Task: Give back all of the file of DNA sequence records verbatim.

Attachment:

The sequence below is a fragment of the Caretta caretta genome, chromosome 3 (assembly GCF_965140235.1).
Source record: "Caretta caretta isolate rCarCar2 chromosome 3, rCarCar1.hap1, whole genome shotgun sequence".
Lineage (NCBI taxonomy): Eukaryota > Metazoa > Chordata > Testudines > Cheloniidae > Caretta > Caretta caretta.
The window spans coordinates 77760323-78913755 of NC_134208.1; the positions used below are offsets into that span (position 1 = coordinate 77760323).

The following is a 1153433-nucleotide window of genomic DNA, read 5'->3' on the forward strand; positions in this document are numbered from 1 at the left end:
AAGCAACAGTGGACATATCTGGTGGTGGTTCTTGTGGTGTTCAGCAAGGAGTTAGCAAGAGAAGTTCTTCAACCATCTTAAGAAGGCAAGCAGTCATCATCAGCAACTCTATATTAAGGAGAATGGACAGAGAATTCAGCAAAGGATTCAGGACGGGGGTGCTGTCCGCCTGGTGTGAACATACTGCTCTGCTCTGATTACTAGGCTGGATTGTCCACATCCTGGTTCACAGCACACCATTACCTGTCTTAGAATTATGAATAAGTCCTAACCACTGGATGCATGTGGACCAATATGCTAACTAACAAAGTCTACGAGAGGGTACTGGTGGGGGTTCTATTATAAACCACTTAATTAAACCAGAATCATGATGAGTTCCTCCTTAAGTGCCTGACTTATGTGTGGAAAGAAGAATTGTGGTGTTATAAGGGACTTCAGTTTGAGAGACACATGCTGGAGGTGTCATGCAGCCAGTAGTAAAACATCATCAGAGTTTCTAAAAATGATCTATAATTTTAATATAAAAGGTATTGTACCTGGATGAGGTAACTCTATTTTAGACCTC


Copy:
The sequence below is a fragment of the Caretta caretta genome, chromosome 3 (assembly GCF_965140235.1).
Source record: "Caretta caretta isolate rCarCar2 chromosome 3, rCarCar1.hap1, whole genome shotgun sequence".
Lineage (NCBI taxonomy): Eukaryota > Metazoa > Chordata > Testudines > Cheloniidae > Caretta > Caretta caretta.
The window spans coordinates 77760323-78913755 of NC_134208.1; the positions used below are offsets into that span (position 1 = coordinate 77760323).

The following is a 1153433-nucleotide window of genomic DNA, read 5'->3' on the forward strand; positions in this document are numbered from 1 at the left end:
AAGCAACAGTGGACATATCTGGTGGTGGTTCTTGTGGTGTTCAGCAAGGAGTTAGCAAGAGAAGTTCTTCAACCATCTTAAGAAGGCAAGCAGTCATCATCAGCAACTCTATATTAAGGAGAATGGACAGAGAATTCAGCAAAGGATTCAGGACGGGGGTGCTGTCCGCCTGGTGTGAACATACTGCTCTGCTCTGATTACTAGGCTGGATTGTCCACATCCTGGTTCACAGCACACCATTACCTGTCTTAGAATTATGAATAAGTCCTAACCACTGGATGCATGTGGACCAATATGCTAACTAACAAAGTCTACGAGAGGGTACTGGTGGGGGTTCTATTATAAACCACTTAATTAAACCAGAATCATGATGAGTTCCTCCTTAAGTGCCTGACTTATGTGTGGAAAGAAGAATTGTGGTGTTATAAGGGACTTCAGTTTGAGAGACACATGCTGGAGGTGTCATGCAGCCAGTAGTAAAACATCATCAGAGTTTCTAAAAATGATCTATAATTTTAATATAAAAGGTATTGTACCTGGATGAGGTAACTCTATTTTAGACCTC